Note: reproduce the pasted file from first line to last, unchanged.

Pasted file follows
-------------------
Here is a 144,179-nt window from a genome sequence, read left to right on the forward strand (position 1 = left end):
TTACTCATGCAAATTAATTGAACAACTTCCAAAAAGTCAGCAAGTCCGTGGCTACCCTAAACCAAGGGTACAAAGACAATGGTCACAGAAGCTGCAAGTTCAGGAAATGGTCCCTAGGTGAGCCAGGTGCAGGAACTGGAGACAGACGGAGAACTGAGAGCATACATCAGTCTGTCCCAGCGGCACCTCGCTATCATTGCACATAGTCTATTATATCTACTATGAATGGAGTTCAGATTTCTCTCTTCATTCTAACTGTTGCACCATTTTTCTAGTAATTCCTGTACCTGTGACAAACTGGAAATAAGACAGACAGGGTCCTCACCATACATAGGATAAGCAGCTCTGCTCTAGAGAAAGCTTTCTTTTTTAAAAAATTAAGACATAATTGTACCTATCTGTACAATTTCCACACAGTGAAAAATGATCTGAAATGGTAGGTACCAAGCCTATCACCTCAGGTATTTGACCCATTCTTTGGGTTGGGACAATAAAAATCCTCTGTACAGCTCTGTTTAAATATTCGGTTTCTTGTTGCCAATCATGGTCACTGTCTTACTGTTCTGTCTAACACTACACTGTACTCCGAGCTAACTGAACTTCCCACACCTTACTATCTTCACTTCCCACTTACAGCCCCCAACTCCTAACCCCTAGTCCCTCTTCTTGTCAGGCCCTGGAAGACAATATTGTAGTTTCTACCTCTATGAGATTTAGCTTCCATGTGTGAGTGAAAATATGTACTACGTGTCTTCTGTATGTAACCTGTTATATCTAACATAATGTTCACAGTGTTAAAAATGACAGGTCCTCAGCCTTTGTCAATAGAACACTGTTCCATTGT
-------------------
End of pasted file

Here is a 144,179-nt window from a genome sequence, read left to right on the forward strand (position 1 = left end):
TTACTCATGCAAATTAATTGAACAACTTCCAAAAAGTCAGCAAGTCCGTGGCTACCCTAAACCAAGGGTACAAAGACAATGGTCACAGAAGCTGCAAGTTCAGGAAATGGTCCCTAGGTGAGCCAGGTGCAGGAACTGGAGACAGACGGAGAACTGAGAGCATACATCAGTCTGTCCCAGCGGCACCTCGCTATCATTGCACATAGTCTATTATATCTACTATGAATGGAGTTCAGATTTCTCTCTTCATTCTAACTGTTGCACCATTTTTCTAGTAATTCCTGTACCTGTGACAAACTGGAAATAAGACAGACAGGGTCCTCACCATACATAGGATAAGCAGCTCTGCTCTAGAGAAAGCTTTCTTTTTTAAAAAATTAAGACATAATTGTACCTATCTGTACAATTTCCACACAGTGAAAAATGATCTGAAATGGTAGGTACCAAGCCTATCACCTCAGGTATTTGACCCATTCTTTGGGTTGGGACAATAAAAATCCTCTGTACAGCTCTGTTTAAATATTCGGTTTCTTGTTGCCAATCATGGTCACTGTCTTACTGTTCTGTCTAACACTACACTGTACTCCGAGCTAACTGAACTTCCCACACCTTACTATCTTCACTTCCCACTTACAGCCCCCAACTCCTAACCCCTAGTCCCTCTTCTTGTCAGGCCCTGGAAGACAATATTGTAGTTTCTACCTCTATGAGATTTAGCTTCCATGTGTGAGTGAAAATATGTACTACGTGTCTTCTGTATGTAACCTGTTATATCTAACATAATGTTCACAGTGTTAAAAATGACAGGTCCTCAGCCTTTGTCAATAGAACACTGTTCCATTGT